First up, let’s talk some numbers. The 143 in this blog’s title isn’t hyperbole; I have a full list of every title I played and my Steam history reminds me of my life choices. In addition to jotting down my thoughts, I also began with the intention of logging download sizes for posterity, but quickly got so caught up in the rhythm of downloading and playing that this went by the wayside. Suffice it to say, I hammered my broadband connection constantly and was generally in the process of downloading 20 demos at a time whilst I was playing the previous batch. This ensured that there was little dead time and worked around the limitations of my available storage. Individual demos ranged from as little as 20MB all the way up to gargantuan 31GB downloads, but size often gave no real indication of quality or length (oo-er missus).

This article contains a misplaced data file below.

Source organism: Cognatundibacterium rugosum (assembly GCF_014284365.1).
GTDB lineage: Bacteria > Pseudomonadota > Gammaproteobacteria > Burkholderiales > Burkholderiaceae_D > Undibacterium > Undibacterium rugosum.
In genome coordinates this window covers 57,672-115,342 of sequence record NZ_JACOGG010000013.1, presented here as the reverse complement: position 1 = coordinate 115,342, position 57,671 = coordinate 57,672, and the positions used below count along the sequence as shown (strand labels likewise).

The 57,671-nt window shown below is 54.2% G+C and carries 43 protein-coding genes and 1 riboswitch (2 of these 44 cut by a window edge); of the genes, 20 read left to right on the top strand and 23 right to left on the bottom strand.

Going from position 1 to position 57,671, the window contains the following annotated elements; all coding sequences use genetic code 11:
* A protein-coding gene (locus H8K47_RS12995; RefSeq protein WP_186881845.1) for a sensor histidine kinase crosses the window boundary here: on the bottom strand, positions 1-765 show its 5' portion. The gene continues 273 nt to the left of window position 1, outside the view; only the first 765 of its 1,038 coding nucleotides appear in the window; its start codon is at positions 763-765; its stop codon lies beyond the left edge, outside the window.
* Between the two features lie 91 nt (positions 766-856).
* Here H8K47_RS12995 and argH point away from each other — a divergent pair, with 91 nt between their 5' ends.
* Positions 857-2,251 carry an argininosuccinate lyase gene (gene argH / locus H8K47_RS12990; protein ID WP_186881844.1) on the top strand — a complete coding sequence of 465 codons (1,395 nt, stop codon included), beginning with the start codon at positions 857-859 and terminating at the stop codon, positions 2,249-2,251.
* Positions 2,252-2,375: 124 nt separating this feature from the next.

Overall I would hazard a guess at this taking at least 40 hours of full-on gaming over the four days or so – not behaviour I would recommend, particularly as I was also homeschooling and doing housework alongside. I saw 4AM pass each morning and paid the price for such distorted sleep patterns over the days that followed. Basically I’m saying that humans aren’t designed for this level of extreme game immersion.